arm and exposing it to tiny amounts of the drug, rather than treating the
whole person.

The blister fills with inflammatory fluid, containing cells whose
reaction to the drug can be monitored. 'This allows you to get a handle
on the effect before you expose the whole patient to it,' added Glover.

Certainly, action will be needed to stop any repetition of the tragedy
that unfolded at Northwick Park. The sight of loved ones, horribly
disfigured, will be indelibly fixed in the minds of friends and relatives
who gathered by victims' bedsides.

Nor was their suffering helped by the behaviour of the hospital. At one
point, those watching TVs in the patients' rooms listened to a hospital
press statement which said they might die within hours. One relative,
whose son is an affected volunteer, said friends and families were left
panicking. 'One minute he [his son] was being told that in two days he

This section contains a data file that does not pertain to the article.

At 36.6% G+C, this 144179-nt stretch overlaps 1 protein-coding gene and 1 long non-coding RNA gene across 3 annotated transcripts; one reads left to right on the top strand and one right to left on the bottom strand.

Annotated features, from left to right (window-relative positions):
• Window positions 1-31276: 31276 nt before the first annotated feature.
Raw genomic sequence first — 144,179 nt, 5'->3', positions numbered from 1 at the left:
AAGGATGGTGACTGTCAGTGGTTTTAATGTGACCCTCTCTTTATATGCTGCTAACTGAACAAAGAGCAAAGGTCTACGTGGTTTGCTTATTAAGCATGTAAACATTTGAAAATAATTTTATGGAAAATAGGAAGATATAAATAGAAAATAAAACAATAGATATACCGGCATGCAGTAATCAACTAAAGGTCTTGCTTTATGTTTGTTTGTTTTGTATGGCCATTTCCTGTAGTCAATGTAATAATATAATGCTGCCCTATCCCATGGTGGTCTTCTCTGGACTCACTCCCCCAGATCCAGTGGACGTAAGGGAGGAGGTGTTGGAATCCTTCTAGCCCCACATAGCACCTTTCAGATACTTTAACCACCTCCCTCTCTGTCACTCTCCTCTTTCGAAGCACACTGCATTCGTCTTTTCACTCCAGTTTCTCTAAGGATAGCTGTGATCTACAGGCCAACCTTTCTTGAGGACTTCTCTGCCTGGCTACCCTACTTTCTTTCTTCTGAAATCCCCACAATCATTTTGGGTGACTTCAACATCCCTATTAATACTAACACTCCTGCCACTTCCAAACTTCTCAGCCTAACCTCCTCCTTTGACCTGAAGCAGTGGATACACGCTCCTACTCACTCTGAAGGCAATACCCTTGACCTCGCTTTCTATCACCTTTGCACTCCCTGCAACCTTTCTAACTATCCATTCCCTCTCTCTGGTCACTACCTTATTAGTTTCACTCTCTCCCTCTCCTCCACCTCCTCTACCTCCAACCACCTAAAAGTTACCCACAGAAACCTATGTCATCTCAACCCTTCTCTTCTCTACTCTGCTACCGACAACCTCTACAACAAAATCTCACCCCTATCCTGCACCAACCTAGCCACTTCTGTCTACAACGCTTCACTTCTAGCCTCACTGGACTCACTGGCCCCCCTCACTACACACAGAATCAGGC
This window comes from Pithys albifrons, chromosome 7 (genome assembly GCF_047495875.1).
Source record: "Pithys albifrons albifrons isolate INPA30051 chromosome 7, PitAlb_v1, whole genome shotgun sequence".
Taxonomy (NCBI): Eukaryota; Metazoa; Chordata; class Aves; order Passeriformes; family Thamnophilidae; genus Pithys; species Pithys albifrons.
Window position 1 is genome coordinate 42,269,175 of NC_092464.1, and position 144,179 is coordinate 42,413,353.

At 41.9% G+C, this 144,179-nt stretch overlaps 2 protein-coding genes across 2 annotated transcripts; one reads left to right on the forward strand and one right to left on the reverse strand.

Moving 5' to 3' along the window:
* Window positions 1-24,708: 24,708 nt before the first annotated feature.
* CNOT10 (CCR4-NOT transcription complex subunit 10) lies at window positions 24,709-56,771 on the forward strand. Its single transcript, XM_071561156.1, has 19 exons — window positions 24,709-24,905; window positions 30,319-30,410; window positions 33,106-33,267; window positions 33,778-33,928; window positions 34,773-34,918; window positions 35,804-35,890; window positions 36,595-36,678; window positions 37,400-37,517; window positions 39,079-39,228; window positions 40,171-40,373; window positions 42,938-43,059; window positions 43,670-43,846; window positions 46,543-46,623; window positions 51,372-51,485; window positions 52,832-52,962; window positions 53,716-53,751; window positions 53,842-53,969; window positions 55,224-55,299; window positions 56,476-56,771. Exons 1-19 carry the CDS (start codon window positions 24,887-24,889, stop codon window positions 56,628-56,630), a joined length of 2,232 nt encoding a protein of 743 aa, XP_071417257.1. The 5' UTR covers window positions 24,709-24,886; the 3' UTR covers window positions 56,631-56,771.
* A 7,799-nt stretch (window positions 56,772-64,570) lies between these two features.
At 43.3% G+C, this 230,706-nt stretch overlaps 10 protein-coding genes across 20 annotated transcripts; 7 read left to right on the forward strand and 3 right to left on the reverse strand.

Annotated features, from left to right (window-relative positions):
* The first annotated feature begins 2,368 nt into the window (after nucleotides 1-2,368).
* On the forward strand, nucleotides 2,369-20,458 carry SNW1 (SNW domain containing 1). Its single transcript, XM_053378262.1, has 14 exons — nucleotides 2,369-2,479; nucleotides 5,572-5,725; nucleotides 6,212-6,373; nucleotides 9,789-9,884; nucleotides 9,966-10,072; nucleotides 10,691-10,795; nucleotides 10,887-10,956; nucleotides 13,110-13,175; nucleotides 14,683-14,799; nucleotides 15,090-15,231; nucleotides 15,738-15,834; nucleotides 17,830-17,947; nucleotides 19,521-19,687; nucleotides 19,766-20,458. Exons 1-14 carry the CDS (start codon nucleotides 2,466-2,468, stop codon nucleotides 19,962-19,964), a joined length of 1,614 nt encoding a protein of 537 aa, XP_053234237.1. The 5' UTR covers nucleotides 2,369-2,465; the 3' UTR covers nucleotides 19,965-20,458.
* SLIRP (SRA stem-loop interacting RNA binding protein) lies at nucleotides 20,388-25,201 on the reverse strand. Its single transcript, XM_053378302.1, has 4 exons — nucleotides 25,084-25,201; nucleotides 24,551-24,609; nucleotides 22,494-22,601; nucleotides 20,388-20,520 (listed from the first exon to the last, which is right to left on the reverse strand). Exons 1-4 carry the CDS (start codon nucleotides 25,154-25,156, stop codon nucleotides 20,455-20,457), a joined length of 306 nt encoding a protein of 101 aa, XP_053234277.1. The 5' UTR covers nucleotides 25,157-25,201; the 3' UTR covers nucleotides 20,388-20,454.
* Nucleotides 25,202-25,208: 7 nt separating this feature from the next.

would be better. But on the outside they are saying that there was little
hope.'

Yesterday, two of the stricken volunteers had been taken off organ
support after responding to treatment and the conditions of two others
were reported to be improving. Four are now conscious and able to talk.
But two - 21-year-old Ryan Wilson, of Highbury, north London and a 28-
year-old assistant bar manager - remain in a critical condition.

Meanwhile, Parexel's recruitment website for its drug trials continues to
urge volunteers to come forward. Yesterday it was still displaying
photographs of happy young people playing pool and chess - while another